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Wear It Well: Tips for Creating Clothing Textures in Illustration

What are you wearing right now? Could you illustrate a character wearing the same textures and combination of clothing in your next piece of art?

Clothing comes in all sorts of textures: smooth, lacy, sheer, fuzzy, fluffy. Capturing these textures in illustration will add personality to your characters, just like in real life. This can accentuate your artwork, be it a picture book illustration or a single pen-and-ink illustration. Attaining these textures on a drawing board shouldn’t cause stress.

Helpful tips and tricks on how to draw clothes on people

Smooth clothing drawing

Illustrations via CakeSpy

Smooth

Smooth textures, like those found in T-shirts, turtlenecks, and slacks, are pretty easy to attain. The key is to keep the line quality consistent and smooth. This doesn’t mean the smooth textures need to be static. Curves can be shown and the clothing can reflect the shape of character movements such as walking or dancing.

How to illustrate sheer clothing

Sheer

Sheer clothing can be conveyed easily by using a slightly lighter line quality for the sheer article of clothing, but maintain strong lines below, like the arms still showing through the lines of a shawl, as shown in the above image.

A more advanced tip: If you’re adding color, dull the color underneath the sheer portion to trick the eye into the sheer item slightly masking other clothing.

How to illustrate fuzzy sweater

Fuzzy

An easy way to attain a fuzzy look is to create small flicks of a pen or paintbrush create a tight, textured area, which still follows a controlled shape. The lines forming a sweater on the above character could easily be a fuzzy or mohair sweater, but the fact that they maintain a definite shape keeps it from looking too fluffy.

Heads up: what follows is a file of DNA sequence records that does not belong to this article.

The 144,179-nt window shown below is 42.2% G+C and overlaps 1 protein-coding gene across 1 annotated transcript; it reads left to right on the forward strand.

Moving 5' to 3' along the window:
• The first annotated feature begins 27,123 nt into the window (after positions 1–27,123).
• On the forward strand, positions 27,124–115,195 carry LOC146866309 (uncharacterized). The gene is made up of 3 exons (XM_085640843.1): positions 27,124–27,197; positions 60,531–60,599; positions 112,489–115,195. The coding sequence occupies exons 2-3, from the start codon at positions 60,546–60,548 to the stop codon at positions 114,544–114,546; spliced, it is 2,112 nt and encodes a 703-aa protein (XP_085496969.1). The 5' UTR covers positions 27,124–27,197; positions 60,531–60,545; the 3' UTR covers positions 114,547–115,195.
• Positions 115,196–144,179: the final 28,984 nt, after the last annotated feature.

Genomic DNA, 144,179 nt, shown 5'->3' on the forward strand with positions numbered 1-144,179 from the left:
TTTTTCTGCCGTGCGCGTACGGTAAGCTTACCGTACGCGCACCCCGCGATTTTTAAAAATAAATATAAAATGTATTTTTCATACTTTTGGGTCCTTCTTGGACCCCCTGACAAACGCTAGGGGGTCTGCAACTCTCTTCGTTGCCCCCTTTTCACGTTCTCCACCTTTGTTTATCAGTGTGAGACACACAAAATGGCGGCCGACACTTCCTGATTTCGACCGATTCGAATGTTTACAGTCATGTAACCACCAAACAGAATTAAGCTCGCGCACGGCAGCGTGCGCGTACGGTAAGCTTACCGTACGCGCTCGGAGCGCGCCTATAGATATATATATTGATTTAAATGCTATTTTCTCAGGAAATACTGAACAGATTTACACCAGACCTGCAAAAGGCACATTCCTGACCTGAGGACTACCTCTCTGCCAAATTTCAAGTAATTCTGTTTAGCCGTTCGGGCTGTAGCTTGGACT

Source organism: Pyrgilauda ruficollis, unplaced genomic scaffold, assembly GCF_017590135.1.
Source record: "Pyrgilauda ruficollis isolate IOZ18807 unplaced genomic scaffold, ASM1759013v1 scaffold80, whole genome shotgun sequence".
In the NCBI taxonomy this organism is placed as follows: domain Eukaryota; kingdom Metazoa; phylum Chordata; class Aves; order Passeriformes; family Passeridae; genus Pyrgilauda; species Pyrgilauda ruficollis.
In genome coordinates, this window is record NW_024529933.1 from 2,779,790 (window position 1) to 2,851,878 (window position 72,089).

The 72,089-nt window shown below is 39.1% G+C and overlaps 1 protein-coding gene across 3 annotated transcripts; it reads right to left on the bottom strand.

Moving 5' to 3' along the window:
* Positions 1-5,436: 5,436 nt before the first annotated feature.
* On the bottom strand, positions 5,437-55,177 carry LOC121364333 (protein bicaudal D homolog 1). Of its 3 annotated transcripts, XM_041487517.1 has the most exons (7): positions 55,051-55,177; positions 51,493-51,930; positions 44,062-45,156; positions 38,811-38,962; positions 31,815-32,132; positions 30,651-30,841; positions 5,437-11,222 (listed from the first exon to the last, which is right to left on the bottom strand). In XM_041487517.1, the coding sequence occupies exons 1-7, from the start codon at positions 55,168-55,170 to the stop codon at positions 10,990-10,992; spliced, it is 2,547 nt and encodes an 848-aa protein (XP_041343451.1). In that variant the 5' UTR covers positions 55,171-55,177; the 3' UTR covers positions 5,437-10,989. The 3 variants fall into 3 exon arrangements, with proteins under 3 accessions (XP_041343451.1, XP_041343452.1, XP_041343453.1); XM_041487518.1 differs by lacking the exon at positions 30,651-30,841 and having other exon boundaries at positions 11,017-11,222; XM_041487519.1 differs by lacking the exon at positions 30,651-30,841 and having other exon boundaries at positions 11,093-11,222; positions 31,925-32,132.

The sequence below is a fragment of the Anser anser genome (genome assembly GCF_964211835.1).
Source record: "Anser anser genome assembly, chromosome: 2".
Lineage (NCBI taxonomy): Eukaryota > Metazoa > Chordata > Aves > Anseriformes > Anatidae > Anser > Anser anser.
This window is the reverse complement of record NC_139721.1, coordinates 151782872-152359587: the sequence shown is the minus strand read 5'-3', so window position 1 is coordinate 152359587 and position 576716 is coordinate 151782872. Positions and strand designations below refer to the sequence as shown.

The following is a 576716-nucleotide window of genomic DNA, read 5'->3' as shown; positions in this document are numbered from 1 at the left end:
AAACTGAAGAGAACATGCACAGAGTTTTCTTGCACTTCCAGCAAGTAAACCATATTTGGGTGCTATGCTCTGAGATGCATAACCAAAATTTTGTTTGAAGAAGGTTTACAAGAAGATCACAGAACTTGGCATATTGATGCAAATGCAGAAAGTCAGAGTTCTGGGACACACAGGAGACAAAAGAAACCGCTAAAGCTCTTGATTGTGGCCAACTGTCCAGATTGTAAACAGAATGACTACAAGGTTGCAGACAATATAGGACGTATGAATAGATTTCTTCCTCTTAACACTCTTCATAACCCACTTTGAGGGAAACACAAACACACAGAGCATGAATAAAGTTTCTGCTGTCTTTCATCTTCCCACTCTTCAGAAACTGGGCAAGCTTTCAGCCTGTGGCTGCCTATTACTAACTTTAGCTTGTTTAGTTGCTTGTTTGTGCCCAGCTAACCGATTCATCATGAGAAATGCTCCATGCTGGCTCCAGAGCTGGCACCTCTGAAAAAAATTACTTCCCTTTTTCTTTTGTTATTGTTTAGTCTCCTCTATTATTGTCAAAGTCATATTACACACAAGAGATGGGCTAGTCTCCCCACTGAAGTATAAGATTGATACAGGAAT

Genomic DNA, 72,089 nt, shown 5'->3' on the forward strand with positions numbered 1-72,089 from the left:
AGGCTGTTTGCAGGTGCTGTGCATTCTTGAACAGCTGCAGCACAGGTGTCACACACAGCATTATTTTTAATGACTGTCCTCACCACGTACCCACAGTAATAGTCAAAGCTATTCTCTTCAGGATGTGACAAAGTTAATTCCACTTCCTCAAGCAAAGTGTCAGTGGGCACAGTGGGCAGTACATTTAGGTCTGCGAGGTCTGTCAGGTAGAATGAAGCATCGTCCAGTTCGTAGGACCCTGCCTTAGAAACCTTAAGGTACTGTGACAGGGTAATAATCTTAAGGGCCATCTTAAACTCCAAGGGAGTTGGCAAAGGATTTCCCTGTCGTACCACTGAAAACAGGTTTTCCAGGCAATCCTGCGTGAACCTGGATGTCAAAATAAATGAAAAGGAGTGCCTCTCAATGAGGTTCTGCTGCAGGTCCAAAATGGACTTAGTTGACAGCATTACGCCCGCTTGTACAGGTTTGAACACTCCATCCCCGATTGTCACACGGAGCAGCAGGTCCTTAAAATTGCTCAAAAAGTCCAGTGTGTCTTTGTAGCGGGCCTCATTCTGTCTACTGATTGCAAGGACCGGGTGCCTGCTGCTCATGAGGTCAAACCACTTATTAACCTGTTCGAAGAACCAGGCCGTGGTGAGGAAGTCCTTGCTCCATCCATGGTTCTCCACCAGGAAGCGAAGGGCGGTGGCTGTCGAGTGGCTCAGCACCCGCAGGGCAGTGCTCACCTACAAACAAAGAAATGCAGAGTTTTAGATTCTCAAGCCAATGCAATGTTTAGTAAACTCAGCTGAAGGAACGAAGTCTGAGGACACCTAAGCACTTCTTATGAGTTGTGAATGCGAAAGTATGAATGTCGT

How to illustrate skirt in the breeze flowing

Flowy

When you think about flowing clothing, you think about elements of nature like flowing water and gentle breezes. Let your clothing follow the same trajectory. A grass skirt easily flows and a hippie skirt can be drawn similarly:

How to illustrate flowing skirt

The pairing of smooth versus flowy accentuates the contrast. Following the cue of the natural current, you’ll get the point across.

How to illustrate feathery tutu

Furry/fluffy/feathery

The difference between furry and feathery or fluffy is mainly the directions that you draw lines in. Feathery can be a more graceful version of furry, as in this ballet skirt.

Fluffy can be a bit crazy with small lines going in all directions. Think “feather boa” and you’re on the right track.

How to illustrate fluffy and furry clothing

Furry is fun to draw. It’s the same general idea as “fuzzy,” but with a more varied brush or pen stroke in direct relation to the amount of fur in question.

How to illustrate lacy clothing

Lacy

To get the delicate texture of lace, consider pointillism. Paired with the “smooth” look of a garment, the delicate dots arranged in a lacy pattern give both the delicate look and texture of a lacy finish.

How to illustrate fitted clothing

Fitted

To attain a fitted look, simply look to anatomy. By drawing the shape of the clothing around the natural forms and curves of the body, you will naturally attain a fitted look.

Take, for instance, the above illustration. First, check out the first character, in her undies. Oh, la la! The shape of her body is evident with such scant attire. In the middle image, however, the character wears loose-fitting clothing which doesn’t much indicate her body shape. In the third image, she wears fitted slacks, which follow the shapes of the character dressed in their underwear, but in a more modest form.

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One Comment

Judy Cullen

Fun illustration and very informative! Thanks.

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